50,000 Volt line of the Missouri River Power Company

[Trade Journal]

Publication: American Electrician

New York, NY, United States
vol. 19, no. 7, p. 323-324, col. 1-3,1-2


THE 50,000-VOLT TRANSMISSION PLANT OF

THE MISSOURI RIVER POWER COMPANY.


BY W. G. M'CONNON.


Although several plants have been proposed for the use of voltages higher than 40,000, the distinction of being the first to place in actual commercial service a large plant employing 50,000 volts transmission belongs to the Missouri River Power Company. This installation was completed and the apparatus placed in operation about the first of March, and it is to be noted that since the starting of the plant there has been no mishap of any kind to the line or apparatus. This, the writer believes, is somewhat exceptional in undertakings of this magnitude and character, since it is generally expected that at the start minor difficulties are liable to be met with which, though possibly not serious, will nevertheless affect the continuous service of the plant.

The present power-house of the Missouri River Power Company is located on the Missouri River about twenty miles from and almost directly east of Helena, Mont., at the mouth of what was formerly known as Black Rock Canyon, and in the town of Canyon Ferry. At the mouth of the canyon a dam has been thrown across the river, about 480 feet in length and designed to give a 30-ft. head of water. The location of the dam at Canyon Ferry enabled the company to take advantage of a low-lying valley just above the entrance of the canyon in which to hold at all times a large volume of water in reserve. At the upper end of the canyon the water spreads out over this valley, forming a lake about seven miles long by two to three miles wide. The canyon by which the water comes to the power house is from 400 to 700 feet wide, and less than one-half mile long. The water in it does not freeze over in winter, and although the lake above freezes over, water flows to the power-house as free from ice in winter as in summer. The amount of water in the river at this point is considered sufficient to develop 10,000 horse-power the year around.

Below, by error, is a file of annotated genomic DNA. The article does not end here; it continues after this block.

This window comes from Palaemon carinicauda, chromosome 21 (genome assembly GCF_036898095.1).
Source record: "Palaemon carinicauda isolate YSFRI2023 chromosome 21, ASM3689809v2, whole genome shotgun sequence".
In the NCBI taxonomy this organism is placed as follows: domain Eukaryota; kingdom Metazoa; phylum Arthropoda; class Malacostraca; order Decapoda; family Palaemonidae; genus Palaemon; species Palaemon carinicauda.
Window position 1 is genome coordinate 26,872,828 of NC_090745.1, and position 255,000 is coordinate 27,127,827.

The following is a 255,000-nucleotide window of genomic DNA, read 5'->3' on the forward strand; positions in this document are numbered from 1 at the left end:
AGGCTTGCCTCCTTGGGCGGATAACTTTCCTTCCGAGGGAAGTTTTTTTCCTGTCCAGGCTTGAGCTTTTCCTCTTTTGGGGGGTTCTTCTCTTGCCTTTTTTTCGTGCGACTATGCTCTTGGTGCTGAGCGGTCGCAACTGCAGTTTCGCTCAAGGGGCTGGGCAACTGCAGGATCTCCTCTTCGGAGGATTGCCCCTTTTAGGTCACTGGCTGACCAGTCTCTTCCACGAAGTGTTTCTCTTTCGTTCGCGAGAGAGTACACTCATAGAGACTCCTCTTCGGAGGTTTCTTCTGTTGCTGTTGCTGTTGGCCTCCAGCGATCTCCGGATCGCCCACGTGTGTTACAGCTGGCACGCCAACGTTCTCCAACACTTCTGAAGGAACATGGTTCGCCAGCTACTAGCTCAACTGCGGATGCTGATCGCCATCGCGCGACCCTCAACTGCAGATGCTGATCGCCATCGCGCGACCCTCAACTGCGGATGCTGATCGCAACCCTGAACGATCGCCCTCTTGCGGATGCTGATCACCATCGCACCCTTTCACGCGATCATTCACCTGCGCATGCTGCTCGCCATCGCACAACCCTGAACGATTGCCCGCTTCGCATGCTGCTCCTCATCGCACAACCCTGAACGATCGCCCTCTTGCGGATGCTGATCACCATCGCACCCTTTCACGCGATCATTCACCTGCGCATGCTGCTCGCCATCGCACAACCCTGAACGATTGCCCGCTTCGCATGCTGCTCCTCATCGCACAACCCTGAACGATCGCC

The project for a power plant at Canyon Ferry was first started about ten years ago. About four years ago, the decision to carry out the work at Canyon Ferry took definite shape, and work was started on a plant of 4000 horse-power, which consisted of four 750-kw. 550-volt two-phase Westinghouse generators, driven by Dayton Globe Iron Works water-wheels, and two 90-kw. exciters driven by independent wheels. The current from these alternators was raised by eight oil-cooled transformers from 550 volts to 10,000 volts, and transmitted to Helena and East Helena 20 miles and 14 miles away, respectively, for lighting and power service, being reduced to 2200 volts.

 

Illustration

 

Recently the plant was largely increased and the equipment overhauled. The company has installed six additional 750-kw. Westinghouse generators with the necessary transformers, exciters, etc. These generators are of the same size and voltage as the first four, but are three-phase instead of two-phase and are driven by 45-in. horizontal McCormick wheels furnished by S. Morgan Smith of York, Pa. All generators in the power-house are direct connected to the wheels, flexible couplings being used throughout. With the new generators there was also installed a 225-kw., 150-volt exciter driven by a separate wheel, and a 115-kw., 150-volt exciter driven by an induction motor. To make the plant uniform throughout, the four old generators have been overhauled and changed from two-phase to three-phase. Fig. 2 shows the arrangement of generators, the switchboard gallery being on the right, directly over the water-wheels. Each water-wheel has its own governor; all the new and one of the old wheels having Lombard governors, and the remaining old wheels Replo